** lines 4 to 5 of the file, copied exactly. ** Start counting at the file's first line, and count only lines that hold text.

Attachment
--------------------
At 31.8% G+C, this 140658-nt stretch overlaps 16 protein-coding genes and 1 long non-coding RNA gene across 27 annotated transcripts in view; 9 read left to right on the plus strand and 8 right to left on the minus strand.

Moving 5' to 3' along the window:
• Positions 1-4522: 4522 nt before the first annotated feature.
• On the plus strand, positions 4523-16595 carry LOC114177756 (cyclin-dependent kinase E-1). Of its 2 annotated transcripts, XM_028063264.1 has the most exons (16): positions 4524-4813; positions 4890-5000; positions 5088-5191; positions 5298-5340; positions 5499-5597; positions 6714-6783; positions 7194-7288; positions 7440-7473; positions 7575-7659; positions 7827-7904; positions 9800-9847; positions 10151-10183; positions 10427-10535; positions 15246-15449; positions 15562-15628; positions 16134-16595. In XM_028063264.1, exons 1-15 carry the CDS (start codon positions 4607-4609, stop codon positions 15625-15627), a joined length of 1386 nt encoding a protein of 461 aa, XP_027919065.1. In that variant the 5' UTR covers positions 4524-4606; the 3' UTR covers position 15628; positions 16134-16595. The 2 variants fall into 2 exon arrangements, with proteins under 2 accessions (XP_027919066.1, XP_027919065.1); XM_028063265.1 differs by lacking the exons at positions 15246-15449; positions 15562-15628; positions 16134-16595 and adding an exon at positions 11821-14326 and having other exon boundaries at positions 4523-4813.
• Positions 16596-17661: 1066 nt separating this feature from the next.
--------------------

• On the plus strand, positions 4523-16595 carry LOC114177756 (cyclin-dependent kinase E-1). Of its 2 annotated transcripts, XM_028063264.1 has the most exons (16): positions 4524-4813; positions 4890-5000; positions 5088-5191; positions 5298-5340; positions 5499-5597; positions 6714-6783; positions 7194-7288; positions 7440-7473; positions 7575-7659; positions 7827-7904; positions 9800-9847; positions 10151-10183; positions 10427-10535; positions 15246-15449; positions 15562-15628; positions 16134-16595. In XM_028063264.1, exons 1-15 carry the CDS (start codon positions 4607-4609, stop codon positions 15625-15627), a joined length of 1386 nt encoding a protein of 461 aa, XP_027919065.1. In that variant the 5' UTR covers positions 4524-4606; the 3' UTR covers position 15628; positions 16134-16595. The 2 variants fall into 2 exon arrangements, with proteins under 2 accessions (XP_027919066.1, XP_027919065.1); XM_028063265.1 differs by lacking the exons at positions 15246-15449; positions 15562-15628; positions 16134-16595 and adding an exon at positions 11821-14326 and having other exon boundaries at positions 4523-4813.
• Positions 16596-17661: 1066 nt separating this feature from the next.